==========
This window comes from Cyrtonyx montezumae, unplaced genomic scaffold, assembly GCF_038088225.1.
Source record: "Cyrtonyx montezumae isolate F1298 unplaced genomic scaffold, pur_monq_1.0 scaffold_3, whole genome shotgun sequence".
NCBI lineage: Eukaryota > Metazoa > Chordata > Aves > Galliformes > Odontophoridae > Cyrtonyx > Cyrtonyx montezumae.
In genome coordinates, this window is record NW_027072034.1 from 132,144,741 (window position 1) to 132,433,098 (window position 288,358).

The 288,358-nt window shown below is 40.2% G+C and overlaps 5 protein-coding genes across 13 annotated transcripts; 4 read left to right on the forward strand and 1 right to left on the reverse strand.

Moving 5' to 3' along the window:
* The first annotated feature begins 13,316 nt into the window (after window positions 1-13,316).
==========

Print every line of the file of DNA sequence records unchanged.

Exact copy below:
This window comes from Cyrtonyx montezumae, unplaced genomic scaffold, assembly GCF_038088225.1.
Source record: "Cyrtonyx montezumae isolate F1298 unplaced genomic scaffold, pur_monq_1.0 scaffold_3, whole genome shotgun sequence".
NCBI lineage: Eukaryota > Metazoa > Chordata > Aves > Galliformes > Odontophoridae > Cyrtonyx > Cyrtonyx montezumae.
In genome coordinates, this window is record NW_027072034.1 from 132,144,741 (window position 1) to 132,433,098 (window position 288,358).

The 288,358-nt window shown below is 40.2% G+C and overlaps 5 protein-coding genes across 13 annotated transcripts; 4 read left to right on the forward strand and 1 right to left on the reverse strand.

Moving 5' to 3' along the window:
* The first annotated feature begins 13,316 nt into the window (after window positions 1-13,316).